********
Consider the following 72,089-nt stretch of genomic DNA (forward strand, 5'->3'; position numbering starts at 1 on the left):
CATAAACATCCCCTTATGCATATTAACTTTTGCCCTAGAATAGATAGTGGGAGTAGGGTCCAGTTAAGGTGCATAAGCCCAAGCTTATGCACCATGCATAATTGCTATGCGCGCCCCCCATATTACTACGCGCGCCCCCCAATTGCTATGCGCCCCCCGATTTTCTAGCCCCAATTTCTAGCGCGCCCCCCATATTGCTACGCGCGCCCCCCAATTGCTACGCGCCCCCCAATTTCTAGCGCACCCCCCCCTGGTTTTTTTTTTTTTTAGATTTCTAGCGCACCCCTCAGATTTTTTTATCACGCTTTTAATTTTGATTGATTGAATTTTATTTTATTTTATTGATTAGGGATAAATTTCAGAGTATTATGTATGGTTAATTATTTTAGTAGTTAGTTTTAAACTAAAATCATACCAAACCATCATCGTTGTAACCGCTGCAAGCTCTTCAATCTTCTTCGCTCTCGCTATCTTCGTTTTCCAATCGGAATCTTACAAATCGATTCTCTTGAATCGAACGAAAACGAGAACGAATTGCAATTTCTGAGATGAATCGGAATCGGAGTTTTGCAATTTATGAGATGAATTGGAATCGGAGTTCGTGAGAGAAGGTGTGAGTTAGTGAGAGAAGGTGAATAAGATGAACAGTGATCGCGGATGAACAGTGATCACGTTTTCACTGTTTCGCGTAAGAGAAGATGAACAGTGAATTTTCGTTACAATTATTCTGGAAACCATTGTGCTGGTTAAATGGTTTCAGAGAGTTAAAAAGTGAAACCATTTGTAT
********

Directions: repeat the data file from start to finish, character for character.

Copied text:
Consider the following 72,089-nt stretch of genomic DNA (forward strand, 5'->3'; position numbering starts at 1 on the left):
CATAAACATCCCCTTATGCATATTAACTTTTGCCCTAGAATAGATAGTGGGAGTAGGGTCCAGTTAAGGTGCATAAGCCCAAGCTTATGCACCATGCATAATTGCTATGCGCGCCCCCCATATTACTACGCGCGCCCCCCAATTGCTATGCGCCCCCCGATTTTCTAGCCCCAATTTCTAGCGCGCCCCCCATATTGCTACGCGCGCCCCCCAATTGCTACGCGCCCCCCAATTTCTAGCGCACCCCCCCCTGGTTTTTTTTTTTTTTAGATTTCTAGCGCACCCCTCAGATTTTTTTATCACGCTTTTAATTTTGATTGATTGAATTTTATTTTATTTTATTGATTAGGGATAAATTTCAGAGTATTATGTATGGTTAATTATTTTAGTAGTTAGTTTTAAACTAAAATCATACCAAACCATCATCGTTGTAACCGCTGCAAGCTCTTCAATCTTCTTCGCTCTCGCTATCTTCGTTTTCCAATCGGAATCTTACAAATCGATTCTCTTGAATCGAACGAAAACGAGAACGAATTGCAATTTCTGAGATGAATCGGAATCGGAGTTTTGCAATTTATGAGATGAATTGGAATCGGAGTTCGTGAGAGAAGGTGTGAGTTAGTGAGAGAAGGTGAATAAGATGAACAGTGATCGCGGATGAACAGTGATCACGTTTTCACTGTTTCGCGTAAGAGAAGATGAACAGTGAATTTTCGTTACAATTATTCTGGAAACCATTGTGCTGGTTAAATGGTTTCAGAGAGTTAAAAAGTGAAACCATTTGTAT